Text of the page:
Across the country, football fans are gearing up for the NFL Playoffs. But fans in Cincinnati, Houston, Minneapolis and Washington, DC have an extra reason to be excited. Not only did their teams make the playoffs, but they’re hosting games this weekend. And that means big bucks for their communities!
In Minneapolis, experts are predicting the home playoff game will bring roughly $6 million into the local economy. How did they come up with this number? Well, they used history as a benchmark. In 2010, the University of Minnesota and Meet Minneapolis collaborated on an economic impact study for the Vikings home playoff game against the Dallas Cowboys. The results showed that more than 25,000 visitors outside of the Twin Cities were in town for the game, and those visitors spent close to $6 million total on restaurants, hotels, retail and transportation.
On the flipside, the community of Green Bay, Wisconsin is reeling as the Packers will not be hosting the home playoff game their fans have come to expect. By not hosting a game, the community is expected to miss out on an estimated $14 million. "It's tough when you see those dollars slip," said Brad Toll, president of the Greater Green Bay Convention & Visitors Bureau. "It's just been so common; I think we have kind of slipped into where you almost plan for it."
As sporting events become an increasingly important part of group business for DMOs, destinations must measure the economic impact of these events to make the case for growing this sector. This is the very reason that DMAI released the Sports Module of the Economic Impact Calculator in 2013. The Sports Module to the Event Impact Calculator allows DMOs to calculate the impact of sporting events on their destinations in terms of local taxes, jobs supported, and visitor spending, allowing DMOs to make the case to policymakers for the ongoing development and growth of the sports sector.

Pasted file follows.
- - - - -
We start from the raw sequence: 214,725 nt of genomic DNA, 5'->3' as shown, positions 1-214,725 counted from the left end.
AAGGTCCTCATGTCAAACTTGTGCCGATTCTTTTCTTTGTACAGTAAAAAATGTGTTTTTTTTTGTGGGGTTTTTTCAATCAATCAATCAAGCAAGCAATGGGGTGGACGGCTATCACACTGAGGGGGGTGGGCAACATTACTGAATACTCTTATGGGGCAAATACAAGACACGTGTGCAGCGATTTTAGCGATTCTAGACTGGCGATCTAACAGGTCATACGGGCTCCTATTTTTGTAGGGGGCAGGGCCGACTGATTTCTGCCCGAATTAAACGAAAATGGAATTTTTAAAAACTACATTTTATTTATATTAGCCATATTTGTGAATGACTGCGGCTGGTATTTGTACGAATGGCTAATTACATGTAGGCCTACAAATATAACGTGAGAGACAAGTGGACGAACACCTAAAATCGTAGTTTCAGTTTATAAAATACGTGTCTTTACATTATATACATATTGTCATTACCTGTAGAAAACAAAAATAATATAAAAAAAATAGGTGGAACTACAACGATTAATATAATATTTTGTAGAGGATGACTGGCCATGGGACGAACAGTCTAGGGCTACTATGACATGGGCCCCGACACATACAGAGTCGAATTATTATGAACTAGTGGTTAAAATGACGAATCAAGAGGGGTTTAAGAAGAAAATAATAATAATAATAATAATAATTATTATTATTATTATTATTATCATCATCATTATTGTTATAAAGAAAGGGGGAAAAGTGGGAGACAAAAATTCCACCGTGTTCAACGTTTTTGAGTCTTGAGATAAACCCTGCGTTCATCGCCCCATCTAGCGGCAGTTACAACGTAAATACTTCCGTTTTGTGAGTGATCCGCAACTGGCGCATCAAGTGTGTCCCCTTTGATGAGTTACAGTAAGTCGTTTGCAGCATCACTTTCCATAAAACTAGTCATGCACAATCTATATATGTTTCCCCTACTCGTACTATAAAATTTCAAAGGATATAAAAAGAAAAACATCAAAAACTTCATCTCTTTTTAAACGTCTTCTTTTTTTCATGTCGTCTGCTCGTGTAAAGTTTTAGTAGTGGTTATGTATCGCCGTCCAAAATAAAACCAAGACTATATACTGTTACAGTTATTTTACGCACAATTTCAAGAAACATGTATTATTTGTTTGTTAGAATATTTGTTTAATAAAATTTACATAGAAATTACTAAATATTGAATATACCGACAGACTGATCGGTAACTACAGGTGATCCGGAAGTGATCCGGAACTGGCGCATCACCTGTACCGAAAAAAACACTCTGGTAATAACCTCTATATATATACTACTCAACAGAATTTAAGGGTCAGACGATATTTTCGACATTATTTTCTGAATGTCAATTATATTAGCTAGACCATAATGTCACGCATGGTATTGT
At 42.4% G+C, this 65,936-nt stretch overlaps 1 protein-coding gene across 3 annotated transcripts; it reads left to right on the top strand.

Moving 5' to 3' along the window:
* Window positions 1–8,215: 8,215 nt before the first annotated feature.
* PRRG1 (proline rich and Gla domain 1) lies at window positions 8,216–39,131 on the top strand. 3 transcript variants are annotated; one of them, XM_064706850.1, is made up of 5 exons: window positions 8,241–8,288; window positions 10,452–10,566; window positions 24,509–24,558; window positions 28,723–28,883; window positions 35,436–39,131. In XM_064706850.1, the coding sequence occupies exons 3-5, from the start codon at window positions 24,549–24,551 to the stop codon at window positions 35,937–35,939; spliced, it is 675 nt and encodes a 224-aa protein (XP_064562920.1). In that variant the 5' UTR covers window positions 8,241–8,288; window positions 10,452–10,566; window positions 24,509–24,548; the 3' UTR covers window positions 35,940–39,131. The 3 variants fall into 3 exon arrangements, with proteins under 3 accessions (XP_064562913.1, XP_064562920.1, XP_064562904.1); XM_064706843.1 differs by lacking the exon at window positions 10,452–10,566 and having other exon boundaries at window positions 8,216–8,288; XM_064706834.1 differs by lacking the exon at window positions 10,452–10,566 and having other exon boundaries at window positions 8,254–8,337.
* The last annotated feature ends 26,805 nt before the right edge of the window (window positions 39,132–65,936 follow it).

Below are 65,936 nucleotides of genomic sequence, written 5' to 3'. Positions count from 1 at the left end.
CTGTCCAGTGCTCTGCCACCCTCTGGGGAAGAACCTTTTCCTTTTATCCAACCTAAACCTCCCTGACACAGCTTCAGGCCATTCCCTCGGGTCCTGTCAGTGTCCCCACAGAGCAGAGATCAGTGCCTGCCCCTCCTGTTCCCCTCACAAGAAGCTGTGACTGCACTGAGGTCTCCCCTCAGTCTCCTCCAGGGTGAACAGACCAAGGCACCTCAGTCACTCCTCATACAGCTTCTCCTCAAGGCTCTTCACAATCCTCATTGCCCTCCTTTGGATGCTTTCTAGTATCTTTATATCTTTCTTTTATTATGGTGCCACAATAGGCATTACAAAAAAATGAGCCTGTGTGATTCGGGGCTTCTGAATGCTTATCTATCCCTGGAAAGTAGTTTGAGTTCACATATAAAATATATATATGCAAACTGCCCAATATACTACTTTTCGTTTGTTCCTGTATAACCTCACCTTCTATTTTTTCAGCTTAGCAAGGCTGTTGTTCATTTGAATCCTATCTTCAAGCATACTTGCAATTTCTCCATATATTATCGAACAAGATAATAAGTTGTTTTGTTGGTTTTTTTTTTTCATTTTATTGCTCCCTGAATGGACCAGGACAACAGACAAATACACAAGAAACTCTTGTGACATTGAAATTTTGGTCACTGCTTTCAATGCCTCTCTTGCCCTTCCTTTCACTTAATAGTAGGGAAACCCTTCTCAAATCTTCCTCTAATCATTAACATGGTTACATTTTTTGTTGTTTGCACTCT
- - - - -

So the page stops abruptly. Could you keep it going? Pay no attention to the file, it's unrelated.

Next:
By locking up the top seed in their Conference, the Carolina Panthers now have the possibility of two home playoff games in January – a prospect that excites not only die-hard fans, but Charlotte hotels, bars and restaurants, too. Analysts estimate a home playoff game can have at least $5 million in economic impact. Yet, as often is the case, this impact was met with some skepticism. John Vrooman, a sports economics professor at Vanderbilt University, claims playoff games simply prioritize spending around Bank of America Stadium at the expense of the rest of the local economy.
But this is changing. Just as DMOs are using meetings and events to drive broader economic growth in their communities, innovative DMOs are also using sports to drive destination branding and spread the economic benefits beyond the stadium, and even beyond the hospitality industry. Greg Oates wrote a tremendous article for Skift showcasing how San Francisco is integrating the highest levels of sustainability, technology, inclusiveness, charity and local cuisine into Super Bowl 50, emphasizing its forward-thinking value proposition as a tourism destination.
So kudos to the fans and communities who have the privilege of welcoming visitors to their cities this weekend. As for the rest of us? I suggest you use the mantra that I have taken as a Cowboys fan since 1995. Next year is our year!